School board to vote on Silver Lake dredging project

Silver Lake sediment would be stored on Rehoboth Elementary property
January 21, 2013
Geotubes sit near the canal in Henlopen Acres after a dredging project to remove sediment in the waterway. A project, in which similar geotubes containing dredged sediment from Silver Lake would be placed on the grounds of Rehoboth Elementary School, awaits board approval. SOURCE FILE

Cape school board members are satisfied that a proposed dredging project at Silver Lake is not likely to cause contamination at Rehoboth Elementary School.

"I feel a lot more comfortable that this is not so much a clean up of contaminants," said board President Andy Lewis, following a meeting Jan. 10 with state officials.

A final vote to approve the Department of Natural Resources and Environmental Control project, which would place 10 Geotube containers on Rehoboth Elementary's property holding sediment dredged from Silver Lake, is tentatively set for the Jan. 24 school board meeting.

Questions during the Jan. 10 school board meeting concerned potential contamination to school property.

Sediment dredged from the lake would be pumped into Geotubes – enclosed synthetic containers that are 100-feet long and 35-feet in diameter. The tubes would be placed in a fenced area in the southeast corner of school property.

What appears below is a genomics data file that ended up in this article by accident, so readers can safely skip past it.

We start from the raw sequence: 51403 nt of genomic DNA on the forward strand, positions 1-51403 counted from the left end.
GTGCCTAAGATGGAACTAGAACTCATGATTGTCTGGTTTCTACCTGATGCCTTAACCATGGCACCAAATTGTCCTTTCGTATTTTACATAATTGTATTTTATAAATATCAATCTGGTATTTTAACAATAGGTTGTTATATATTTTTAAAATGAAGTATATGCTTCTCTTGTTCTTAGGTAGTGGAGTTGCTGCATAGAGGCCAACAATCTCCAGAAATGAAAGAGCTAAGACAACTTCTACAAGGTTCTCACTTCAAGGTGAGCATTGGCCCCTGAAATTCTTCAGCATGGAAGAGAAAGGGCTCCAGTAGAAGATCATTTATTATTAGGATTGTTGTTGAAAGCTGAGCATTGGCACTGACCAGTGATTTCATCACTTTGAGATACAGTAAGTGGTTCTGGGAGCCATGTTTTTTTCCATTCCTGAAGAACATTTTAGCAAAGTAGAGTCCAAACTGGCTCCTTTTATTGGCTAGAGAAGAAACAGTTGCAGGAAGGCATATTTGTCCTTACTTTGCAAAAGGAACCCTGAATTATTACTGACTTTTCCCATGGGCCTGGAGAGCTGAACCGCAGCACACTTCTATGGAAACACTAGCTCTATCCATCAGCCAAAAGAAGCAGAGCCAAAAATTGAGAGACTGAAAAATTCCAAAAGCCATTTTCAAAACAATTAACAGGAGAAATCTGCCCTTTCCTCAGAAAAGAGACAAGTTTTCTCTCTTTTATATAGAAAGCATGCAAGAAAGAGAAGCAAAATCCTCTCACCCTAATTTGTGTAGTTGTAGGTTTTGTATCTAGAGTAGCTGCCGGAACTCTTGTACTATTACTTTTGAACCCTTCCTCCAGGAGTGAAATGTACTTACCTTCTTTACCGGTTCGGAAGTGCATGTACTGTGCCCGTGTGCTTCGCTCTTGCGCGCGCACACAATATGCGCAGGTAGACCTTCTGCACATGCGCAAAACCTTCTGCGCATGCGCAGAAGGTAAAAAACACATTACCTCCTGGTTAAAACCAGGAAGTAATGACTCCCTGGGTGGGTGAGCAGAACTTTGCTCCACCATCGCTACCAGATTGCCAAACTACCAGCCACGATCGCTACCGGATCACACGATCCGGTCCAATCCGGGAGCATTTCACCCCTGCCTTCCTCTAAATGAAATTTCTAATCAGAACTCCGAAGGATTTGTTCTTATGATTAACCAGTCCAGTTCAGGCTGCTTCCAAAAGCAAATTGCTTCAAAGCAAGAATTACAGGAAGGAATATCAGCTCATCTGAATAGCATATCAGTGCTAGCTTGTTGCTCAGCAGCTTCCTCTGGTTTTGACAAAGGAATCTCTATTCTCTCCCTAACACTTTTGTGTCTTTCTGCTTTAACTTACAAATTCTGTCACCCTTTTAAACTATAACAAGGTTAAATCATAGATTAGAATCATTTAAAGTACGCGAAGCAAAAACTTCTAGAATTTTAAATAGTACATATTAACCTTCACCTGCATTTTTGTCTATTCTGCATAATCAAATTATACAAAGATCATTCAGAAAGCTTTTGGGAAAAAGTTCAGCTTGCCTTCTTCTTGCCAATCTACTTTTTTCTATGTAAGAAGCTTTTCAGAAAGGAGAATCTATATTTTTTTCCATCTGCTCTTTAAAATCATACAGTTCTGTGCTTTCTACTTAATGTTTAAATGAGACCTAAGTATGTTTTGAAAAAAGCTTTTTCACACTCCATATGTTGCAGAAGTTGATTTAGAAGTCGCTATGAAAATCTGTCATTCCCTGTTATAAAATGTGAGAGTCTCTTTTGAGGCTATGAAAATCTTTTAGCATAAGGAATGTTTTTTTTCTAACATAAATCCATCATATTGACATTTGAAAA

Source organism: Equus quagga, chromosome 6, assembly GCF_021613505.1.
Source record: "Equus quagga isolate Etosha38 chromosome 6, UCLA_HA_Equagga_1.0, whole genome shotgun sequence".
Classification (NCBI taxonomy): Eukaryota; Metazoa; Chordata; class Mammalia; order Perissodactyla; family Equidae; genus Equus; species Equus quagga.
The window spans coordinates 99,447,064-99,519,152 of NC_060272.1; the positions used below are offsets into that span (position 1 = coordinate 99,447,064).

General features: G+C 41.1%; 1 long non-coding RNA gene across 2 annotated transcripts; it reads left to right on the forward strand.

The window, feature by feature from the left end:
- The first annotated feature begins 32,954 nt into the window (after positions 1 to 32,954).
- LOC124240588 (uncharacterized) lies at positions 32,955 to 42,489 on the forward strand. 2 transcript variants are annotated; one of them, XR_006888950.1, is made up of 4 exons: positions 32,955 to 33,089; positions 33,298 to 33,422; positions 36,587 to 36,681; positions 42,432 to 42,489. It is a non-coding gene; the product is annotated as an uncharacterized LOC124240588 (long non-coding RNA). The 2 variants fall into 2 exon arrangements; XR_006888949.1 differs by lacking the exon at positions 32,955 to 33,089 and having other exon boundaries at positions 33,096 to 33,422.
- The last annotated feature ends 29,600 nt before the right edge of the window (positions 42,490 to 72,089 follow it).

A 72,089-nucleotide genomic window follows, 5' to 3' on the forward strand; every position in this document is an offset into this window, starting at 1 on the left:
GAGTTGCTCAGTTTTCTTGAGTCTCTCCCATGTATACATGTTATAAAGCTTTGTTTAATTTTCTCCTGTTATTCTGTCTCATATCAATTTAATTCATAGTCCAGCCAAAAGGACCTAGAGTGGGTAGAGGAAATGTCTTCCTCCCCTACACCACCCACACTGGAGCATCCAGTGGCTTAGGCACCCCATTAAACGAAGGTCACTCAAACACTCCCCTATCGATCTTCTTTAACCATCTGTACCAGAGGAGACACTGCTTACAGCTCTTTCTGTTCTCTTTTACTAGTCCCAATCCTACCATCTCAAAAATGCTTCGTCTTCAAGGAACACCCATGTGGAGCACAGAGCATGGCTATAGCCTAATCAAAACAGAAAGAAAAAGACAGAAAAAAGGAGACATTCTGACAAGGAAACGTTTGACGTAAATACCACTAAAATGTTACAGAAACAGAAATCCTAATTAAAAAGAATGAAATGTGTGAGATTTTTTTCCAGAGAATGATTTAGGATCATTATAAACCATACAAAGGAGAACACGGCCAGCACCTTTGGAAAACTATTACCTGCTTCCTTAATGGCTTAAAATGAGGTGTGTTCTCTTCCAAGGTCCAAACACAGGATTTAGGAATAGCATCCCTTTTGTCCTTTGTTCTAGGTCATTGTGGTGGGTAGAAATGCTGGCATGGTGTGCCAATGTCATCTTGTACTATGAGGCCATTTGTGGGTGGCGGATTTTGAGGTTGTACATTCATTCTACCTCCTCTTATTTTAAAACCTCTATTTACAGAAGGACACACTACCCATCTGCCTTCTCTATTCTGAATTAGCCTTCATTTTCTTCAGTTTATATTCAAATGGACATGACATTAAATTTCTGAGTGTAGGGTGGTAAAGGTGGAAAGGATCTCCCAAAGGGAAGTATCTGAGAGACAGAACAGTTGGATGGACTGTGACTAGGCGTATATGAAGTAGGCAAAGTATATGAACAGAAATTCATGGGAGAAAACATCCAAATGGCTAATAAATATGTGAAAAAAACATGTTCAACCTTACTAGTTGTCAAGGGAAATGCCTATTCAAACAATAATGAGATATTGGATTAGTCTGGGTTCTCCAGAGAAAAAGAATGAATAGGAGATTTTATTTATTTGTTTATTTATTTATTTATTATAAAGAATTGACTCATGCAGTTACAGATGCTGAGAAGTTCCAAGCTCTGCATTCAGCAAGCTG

Lewis questioned the relevancy of a contaminant report completed five years ago to the level of contaminants that could be in the lake today.

Those levels, however, are in parts per billion and are not a risk, said Chuck Williams, project manager for the division of soil and water conservation.

"I don't believe the levels will be different from what they were five years ago," he said.

The Geotubes are made of heavy, manmade material designed to hold sediment pumped out of the north arm of Silver Lake. The dredging is necessary to remove years of sediment build-up that is affecting the health of the lake, Williams said.

The tubes would contain the sediment and allow lake water to drain back into the lake; the dried sediment would be trucked away to be used as fertilizer or landfill in about a year's time.

Williams said a liner placed under the tubes should be sufficient to prevent sediment from leaking onto the playground. If a tube were to rupture, DNREC would address it immediately, he said.

"This is not considered by us to be any type of remediation of contaminant materials that pose a threat," said Frank Piorko, director of watershed stewardship for DNREC.

Piorko said DNREC will move forward on the project, which involves contacting people living near the proposed work. A public hearing for neighbors will be held shortly after DNREC receives school board approval.